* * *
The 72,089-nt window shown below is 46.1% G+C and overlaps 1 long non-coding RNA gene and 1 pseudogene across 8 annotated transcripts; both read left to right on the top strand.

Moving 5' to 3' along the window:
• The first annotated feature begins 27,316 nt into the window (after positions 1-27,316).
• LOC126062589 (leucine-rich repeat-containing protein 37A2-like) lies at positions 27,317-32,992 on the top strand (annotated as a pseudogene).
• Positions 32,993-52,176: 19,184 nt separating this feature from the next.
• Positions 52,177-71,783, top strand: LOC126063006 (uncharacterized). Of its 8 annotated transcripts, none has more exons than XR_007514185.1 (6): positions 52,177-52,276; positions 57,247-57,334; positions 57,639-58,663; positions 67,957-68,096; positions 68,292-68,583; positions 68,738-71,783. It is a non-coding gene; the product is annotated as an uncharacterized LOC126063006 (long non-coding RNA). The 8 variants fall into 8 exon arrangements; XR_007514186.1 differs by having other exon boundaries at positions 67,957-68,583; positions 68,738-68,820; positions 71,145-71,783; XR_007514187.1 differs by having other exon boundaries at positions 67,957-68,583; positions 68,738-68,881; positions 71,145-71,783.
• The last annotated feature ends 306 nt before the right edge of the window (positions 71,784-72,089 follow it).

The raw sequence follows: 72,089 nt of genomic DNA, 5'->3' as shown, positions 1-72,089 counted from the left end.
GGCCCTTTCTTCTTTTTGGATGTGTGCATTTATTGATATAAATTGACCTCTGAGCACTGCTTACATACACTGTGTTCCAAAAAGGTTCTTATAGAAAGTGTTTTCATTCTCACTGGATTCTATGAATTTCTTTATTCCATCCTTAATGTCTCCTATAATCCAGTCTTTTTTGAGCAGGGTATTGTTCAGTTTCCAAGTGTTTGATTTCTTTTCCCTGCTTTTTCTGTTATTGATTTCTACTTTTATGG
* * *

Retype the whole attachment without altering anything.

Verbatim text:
The 72,089-nt window shown below is 46.1% G+C and overlaps 1 long non-coding RNA gene and 1 pseudogene across 8 annotated transcripts; both read left to right on the top strand.

Moving 5' to 3' along the window:
• The first annotated feature begins 27,316 nt into the window (after positions 1-27,316).
• LOC126062589 (leucine-rich repeat-containing protein 37A2-like) lies at positions 27,317-32,992 on the top strand (annotated as a pseudogene).
• Positions 32,993-52,176: 19,184 nt separating this feature from the next.
• Positions 52,177-71,783, top strand: LOC126063006 (uncharacterized). Of its 8 annotated transcripts, none has more exons than XR_007514185.1 (6): positions 52,177-52,276; positions 57,247-57,334; positions 57,639-58,663; positions 67,957-68,096; positions 68,292-68,583; positions 68,738-71,783. It is a non-coding gene; the product is annotated as an uncharacterized LOC126063006 (long non-coding RNA). The 8 variants fall into 8 exon arrangements; XR_007514186.1 differs by having other exon boundaries at positions 67,957-68,583; positions 68,738-68,820; positions 71,145-71,783; XR_007514187.1 differs by having other exon boundaries at positions 67,957-68,583; positions 68,738-68,881; positions 71,145-71,783.
• The last annotated feature ends 306 nt before the right edge of the window (positions 71,784-72,089 follow it).

The raw sequence follows: 72,089 nt of genomic DNA, 5'->3' as shown, positions 1-72,089 counted from the left end.
GGCCCTTTCTTCTTTTTGGATGTGTGCATTTATTGATATAAATTGACCTCTGAGCACTGCTTACATACACTGTGTTCCAAAAAGGTTCTTATAGAAAGTGTTTTCATTCTCACTGGATTCTATGAATTTCTTTATTCCATCCTTAATGTCTCCTATAATCCAGTCTTTTTTGAGCAGGGTATTGTTCAGTTTCCAAGTGTTTGATTTCTTTTCCCTGCTTTTTCTGTTATTGATTTCTACTTTTATGG